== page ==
In CrystalDiskMark Tests too?
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# Read the article...Olin Coles 2010-03-31 06:46
If you actually READ THE ARTICLE, you'll notice the lengthy explanations for these two tests.
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# Updated Test ResultsOlin Coles 2010-04-21 16:01
The AS-SSD Benchmark and CrystalDiskMark 3.0 results have been updated, and comparison charts are now included. The new data reflects test results with 4K IOPS performance in mind. I have also removed HD-Tune entirely, since we've discovered that the random IOPS portion of this tool is not useful for SSDs.
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# RE: ADATA S599 SandForce SF-1200 SSDJustin 2010-03-31 04:54
The Crystal DiskMark and the HDTune Random IOPS charts are missing the ADATA S599.
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# re: ADATA S599 SSDLogan 2010-03-31 11:22
Oi Olin!

You ARE missing the ADATA S599 from the DiskMark AND the HDTune IOPS charts.

I read your article and it was ok but you really have to make sure that all tested items are on the charts if you expect consumers to make informed choices... I'm sure that ADATA would appreciate that most of all because at least on paper, they seem to have a smoking fast product.

Cheers..
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# RE: re: ADATA S599 SSDOlin Coles 2010-03-31 11:28
If you had read the article, you'd know that these two tests produced abnormal results. I explain this in full detail, and also reveal all of my results.
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# Intel ...Christopher27 2010-04-01 03:52
Intel has TRIM (and I suppose X-25E serie has GC also).
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# Sector alignment issuesAllan Stirling 2010-04-01 07:12
HDDs can suffer from sector misalignment as well. ##g-loaded.eu/2010/03/29/partition-misalignment-slows-4096-byte-sector-hard-drives/
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# RE: ADATA S599 SandForce SF-1200 SSDBen 2010-04-06 04:56
Although the details are listed, the missing chart information is misleading to people who just scan through the article. I suggest you publish all of your data in the chart with a footnote stating "abnormal results". Thanks for including it in the written review, but it would be eye-opening to see it compared instead of just referred to.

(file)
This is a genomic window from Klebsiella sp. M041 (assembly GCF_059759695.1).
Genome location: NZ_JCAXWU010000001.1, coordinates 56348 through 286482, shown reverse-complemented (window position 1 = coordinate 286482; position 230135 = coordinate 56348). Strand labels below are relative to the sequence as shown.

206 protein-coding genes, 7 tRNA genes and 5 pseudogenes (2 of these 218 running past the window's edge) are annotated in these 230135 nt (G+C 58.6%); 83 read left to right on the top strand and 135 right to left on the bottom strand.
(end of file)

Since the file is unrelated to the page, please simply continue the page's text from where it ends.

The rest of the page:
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# Which storage controller was used?gaspard leon 2010-06-21 07:25
In the "Test System" section it says: "Storage HBA: Integrated Marvell SE9128 3rd-Generation SATA-6.0Gbps Controller"

But in the tests it says the ICH10 was used... which is it?

This makes quite a difference... Also if you want to get the least lag, you need an H55 or P55 based board, the storage controller on those is really quick
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# RE: Which storage controller was used?Olin Coles 2010-06-21 07:29
ICH10 is used on SATA-3GB SSDs, and the Marvell SE9128 is used on SATA-6GB SSDs (currently only Crucial C300).

As for the H/P55 platform having less 'lag' than X58, you are basing this on what evidence? I'm disregarding this remark, since I've tested on both.
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# thanks for the quick replygaspard leon 2010-06-21 18:56
Yeah that makes sense, so only the Crucial was on the Marvell.

Re H/P55 I have not done a lot of checks but I noticed a little bit faster access times, and slightly higher scores under AS SSD Benchmark, which I attribute to the H/P55 design being newer, and not a "Separate" chip, since the north and south bridge are both in the one chip, so the latency is a litttle lower...

Overall the difference between ICH10R and 55 series is fairly slight, just thought you should know that it's probably the best platform I've seen so far for SSD latency.

You can disregard this if you like, just trying to keep up awareness of different platforms
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# iometer resultsChristian 2011-01-24 02:17
guys, i'm not able to reproduce your scores, can you send me your iometer's config. file? this will be very appreciated ... :)
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# RE: iometer resultsOlin Coles 2011-01-24 09:40
Sure thing! I've emailed you our Iometer configuration file. Make sure that you use the same version as we did in our article for best results.
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# Thanks!!!Christian 2011-01-24 09:55
Thanks mate! i'll try it soon ...
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# RE: ADATA S599 SSD AS599S-128GM-CAMOCO 2011-07-05 22:30
So I sent Adata an email about firmware updates:
Me;So,When is the new updated firmware for this drive coming out?I've and others
have been waiting months for it.As the 3.4.6 firmware has heat issues.

Adata;The firmware updates are released by Sandforce and we have not gotten any update on new firmware. However, if you are experiencing issues please let us know we can replace for a new S599, or exchange for S596 Turbo.

So what gives?Is there an update for this drive other than 3.4.6?